Creating a civics curriculum with Philly students that can be taught online or in person

May 28, 2020
Pennsylvania mail-in ballots for the 2020 primary election.

Rand Quinn opened his first class after spring break, taught on video because the COVID-19 pandemic had closed Penn’s campus, with a simple question: “How should we best make use of our remaining time this semester?”

Up to that point, Quinn’s Research Practicum on Community Engagement class had been collaborating with Philadelphia teachers to create a curriculum about the importance of voting. But with students now checking in from their homes around the country, Quinn wanted their input on what, if anything, they should build, and how they should build it. 

Quinn’s class decided their project needed to pivot.

Students still wanted to create a curriculum, and felt they needed to continue working with Philadelphia teachers to make their project useful. That choice was in keeping with the course’s Academically Based Community Service foundation. But seeing the challenges and opportunities of teaching online firsthand, the class chose to enfold the curriculum in a resource guide containing lessons for in person and online instruction. Students self-organized into work teams, determined tasks to be accomplished, and facilitated update and feedback sessions. Work will continue over the summer and the resource guide will be ready for teachers to use in the fall.

“We wanted to make the class meaningful,” Quinn said. “It took a little time, but when we tested the curriculum through video conferencing, it was really inspiring to see the high schoolers get into it, and my students were really excited to have this opportunity to connect with high schoolers. As a silver lining, we developed something that teachers will be able to use before the November election.”

When Quinn’s class first started researching what teens knew about voting, they saw national trends that young people were not engaged voters, so they began to design their curriculum around the evolution of voting rights, said Emily Chen, an Education Policy master’s student. But conversations with students from five Philadelphia high schools — George Washington Carver High School of Engineering and Science, Kensington Health Sciences Academy, Philadelphia Virtual Academy, West Philadelphia High School, and William L. Sayre High School — revealed that these juniors and seniors knew their history. 

They wanted to know more, like the mechanics of how to register, and ways all the students in their class—citizens and non-citizens, those old enough to vote and those still too young—could engage in the process.

“They wanted something more oriented toward local issues,” Chen said. “Not just the national elections, but what’s happening with local issues, and issues that address them more directly. Hearing that, we were more committed to making that happen.”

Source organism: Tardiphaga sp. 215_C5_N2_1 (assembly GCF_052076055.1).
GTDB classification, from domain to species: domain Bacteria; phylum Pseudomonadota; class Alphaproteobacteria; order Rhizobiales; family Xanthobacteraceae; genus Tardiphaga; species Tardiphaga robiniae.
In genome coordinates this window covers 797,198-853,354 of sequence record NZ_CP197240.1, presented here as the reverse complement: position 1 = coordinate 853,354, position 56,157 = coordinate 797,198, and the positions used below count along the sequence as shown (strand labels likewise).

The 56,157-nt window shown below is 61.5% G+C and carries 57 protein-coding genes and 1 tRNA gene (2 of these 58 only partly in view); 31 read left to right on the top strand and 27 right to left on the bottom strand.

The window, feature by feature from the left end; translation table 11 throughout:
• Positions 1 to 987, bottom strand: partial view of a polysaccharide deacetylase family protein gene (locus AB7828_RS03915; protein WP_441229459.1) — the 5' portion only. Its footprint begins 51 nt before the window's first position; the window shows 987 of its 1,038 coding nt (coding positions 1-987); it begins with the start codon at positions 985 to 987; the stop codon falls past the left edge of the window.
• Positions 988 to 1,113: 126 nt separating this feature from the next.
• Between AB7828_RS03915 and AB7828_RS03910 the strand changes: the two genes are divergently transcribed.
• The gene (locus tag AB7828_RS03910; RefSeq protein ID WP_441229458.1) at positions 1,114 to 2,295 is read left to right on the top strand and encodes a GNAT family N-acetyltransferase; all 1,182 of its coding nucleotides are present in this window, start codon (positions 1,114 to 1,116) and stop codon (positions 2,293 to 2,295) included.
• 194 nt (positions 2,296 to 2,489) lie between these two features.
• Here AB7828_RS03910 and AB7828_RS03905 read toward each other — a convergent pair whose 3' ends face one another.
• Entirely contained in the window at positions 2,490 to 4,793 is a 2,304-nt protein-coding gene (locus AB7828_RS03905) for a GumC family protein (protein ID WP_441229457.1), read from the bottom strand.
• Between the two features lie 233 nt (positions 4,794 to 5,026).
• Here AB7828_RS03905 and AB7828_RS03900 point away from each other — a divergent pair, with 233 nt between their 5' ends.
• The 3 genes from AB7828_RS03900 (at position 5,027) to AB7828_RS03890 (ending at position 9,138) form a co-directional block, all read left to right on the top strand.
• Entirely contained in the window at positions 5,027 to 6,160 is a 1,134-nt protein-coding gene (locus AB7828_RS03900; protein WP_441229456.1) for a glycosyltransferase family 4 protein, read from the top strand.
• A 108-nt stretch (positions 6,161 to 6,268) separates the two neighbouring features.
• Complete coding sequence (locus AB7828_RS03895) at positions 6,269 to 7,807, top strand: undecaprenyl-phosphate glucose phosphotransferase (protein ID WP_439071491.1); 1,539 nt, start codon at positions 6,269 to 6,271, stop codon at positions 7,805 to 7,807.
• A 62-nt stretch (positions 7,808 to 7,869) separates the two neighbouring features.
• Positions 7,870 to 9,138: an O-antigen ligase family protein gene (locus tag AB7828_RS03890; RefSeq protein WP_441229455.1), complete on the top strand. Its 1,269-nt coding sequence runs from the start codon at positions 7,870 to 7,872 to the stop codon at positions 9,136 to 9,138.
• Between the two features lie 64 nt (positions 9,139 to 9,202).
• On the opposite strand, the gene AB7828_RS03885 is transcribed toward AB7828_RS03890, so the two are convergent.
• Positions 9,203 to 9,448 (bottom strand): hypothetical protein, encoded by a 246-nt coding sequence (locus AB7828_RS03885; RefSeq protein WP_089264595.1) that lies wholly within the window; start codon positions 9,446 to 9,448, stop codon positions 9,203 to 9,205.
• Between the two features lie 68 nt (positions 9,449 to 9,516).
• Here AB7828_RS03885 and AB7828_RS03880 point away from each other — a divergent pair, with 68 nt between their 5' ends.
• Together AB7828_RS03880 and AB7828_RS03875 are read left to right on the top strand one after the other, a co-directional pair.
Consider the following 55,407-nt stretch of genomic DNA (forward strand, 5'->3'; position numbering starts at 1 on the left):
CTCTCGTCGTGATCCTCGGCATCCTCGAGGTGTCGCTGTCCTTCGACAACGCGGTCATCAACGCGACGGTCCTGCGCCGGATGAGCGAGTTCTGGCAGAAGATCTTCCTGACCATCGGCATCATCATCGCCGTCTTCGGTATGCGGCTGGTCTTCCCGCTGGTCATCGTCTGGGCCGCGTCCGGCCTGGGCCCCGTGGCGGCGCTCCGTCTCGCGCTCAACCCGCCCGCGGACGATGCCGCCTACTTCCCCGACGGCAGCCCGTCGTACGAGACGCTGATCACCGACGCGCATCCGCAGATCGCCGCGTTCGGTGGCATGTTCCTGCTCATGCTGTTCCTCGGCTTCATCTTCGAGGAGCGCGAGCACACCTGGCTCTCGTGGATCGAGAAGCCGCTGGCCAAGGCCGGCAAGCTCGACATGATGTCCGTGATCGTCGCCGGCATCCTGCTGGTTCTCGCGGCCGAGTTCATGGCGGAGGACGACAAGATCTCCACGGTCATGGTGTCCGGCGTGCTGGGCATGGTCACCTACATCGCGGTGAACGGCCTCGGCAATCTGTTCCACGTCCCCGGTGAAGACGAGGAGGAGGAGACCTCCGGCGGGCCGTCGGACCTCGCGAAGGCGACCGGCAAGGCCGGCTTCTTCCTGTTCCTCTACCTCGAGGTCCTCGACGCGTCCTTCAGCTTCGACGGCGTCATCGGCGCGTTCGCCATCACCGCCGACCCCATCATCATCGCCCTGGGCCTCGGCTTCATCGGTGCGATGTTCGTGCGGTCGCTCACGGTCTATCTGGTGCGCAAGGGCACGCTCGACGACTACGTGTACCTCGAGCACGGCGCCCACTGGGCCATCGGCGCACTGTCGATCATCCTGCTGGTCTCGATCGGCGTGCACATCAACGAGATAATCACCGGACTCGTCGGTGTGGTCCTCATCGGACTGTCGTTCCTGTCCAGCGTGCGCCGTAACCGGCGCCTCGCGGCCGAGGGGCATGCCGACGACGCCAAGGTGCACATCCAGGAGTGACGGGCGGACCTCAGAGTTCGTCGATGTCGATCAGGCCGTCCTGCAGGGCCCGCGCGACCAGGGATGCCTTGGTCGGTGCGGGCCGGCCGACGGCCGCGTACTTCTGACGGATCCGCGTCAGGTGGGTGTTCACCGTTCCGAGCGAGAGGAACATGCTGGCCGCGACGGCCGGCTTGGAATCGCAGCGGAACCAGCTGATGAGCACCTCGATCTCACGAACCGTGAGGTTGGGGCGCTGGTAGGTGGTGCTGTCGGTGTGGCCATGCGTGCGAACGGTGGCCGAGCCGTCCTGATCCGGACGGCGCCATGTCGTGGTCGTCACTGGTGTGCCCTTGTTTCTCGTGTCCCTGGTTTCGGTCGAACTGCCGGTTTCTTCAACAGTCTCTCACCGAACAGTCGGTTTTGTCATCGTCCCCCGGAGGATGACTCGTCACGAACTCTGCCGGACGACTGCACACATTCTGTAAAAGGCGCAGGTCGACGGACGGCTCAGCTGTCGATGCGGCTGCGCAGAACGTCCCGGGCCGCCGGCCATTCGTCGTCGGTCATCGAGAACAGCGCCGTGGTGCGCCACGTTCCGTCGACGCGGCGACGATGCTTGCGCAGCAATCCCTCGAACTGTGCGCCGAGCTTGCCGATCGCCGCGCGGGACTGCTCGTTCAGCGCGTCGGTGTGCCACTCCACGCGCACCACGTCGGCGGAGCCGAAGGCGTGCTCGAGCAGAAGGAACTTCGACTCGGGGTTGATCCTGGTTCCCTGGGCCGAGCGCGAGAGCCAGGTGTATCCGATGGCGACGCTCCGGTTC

Hearing the students’ voices

 

Chen and her classmates decided to incorporate more details about voter suppression, using both historical and modern examples. They also wanted to go beyond voting to talk to the students about different types of political action.

Quinn’s class came up with case studies of how community groups had worked to support or oppose policies in Philadelphia.

The message, according to Education, Culture, and Society master’s student Marissa Friedman, was that civic engagement doesn’t end with voting. Whatever their political beliefs, if young people want to make a difference, they need to stay informed and get organized. 

Earlier in 2020, before the pandemic hit, there was a controversy around a proposed safe-injection facility in South Philadelphia. Supporters of the project said it would save lives being lost to the opioid epidemic. Opponents said the site would endanger the community. Having a relevant example—one that teachers could update and localize—gave the students a way into the discussion.

“We wanted an issue that was local, that kids would have feelings about, and potential opposing feelings without kids getting personal or political,” Friedman said.

The plan worked in test lessons delivered virtually, according to Elaine Kuoch, a civics teacher at Carver High School of Engineering and Science.

“I really appreciated the way the Penn students tried to work with me,” said Kuoch, who is also a Penn GSE graduate. “They were really listening to my students and me, and where we were interested in the curriculum going. They heard what my students were passionate about and created something that engaged them.”

The Penn GSE students also observed how the Carver students were taking online classes, Kuoch said, and came up with modifications. For example, some students rarely turn on their camera, or will mute their audio so their classmates don’t hear household noise.

The Penn students built more chat-based discussions into their trial lesson. When they delivered it to Kuoch’s class, they found different students engaging in different ways. Instead of a barrier, the virtual classes created more entry points. 

The shift to remote teaching forced Quinn and his students to think about how the in-person and virtual versions of their curriculum could reinforce good teaching practices. Quinn believes the finished product will be stronger because of it. 

“The limitations of the virtual session created skills that can be translated to the live session,” Quinn said.

“I might have been able to start an in person lesson with a basic structure and think on the fly. But with a virtual class, I really had to think much more carefully about how I was structuring the class, and how I could set each and every student up for success. Those skills will be helpful in the traditional classroom too.”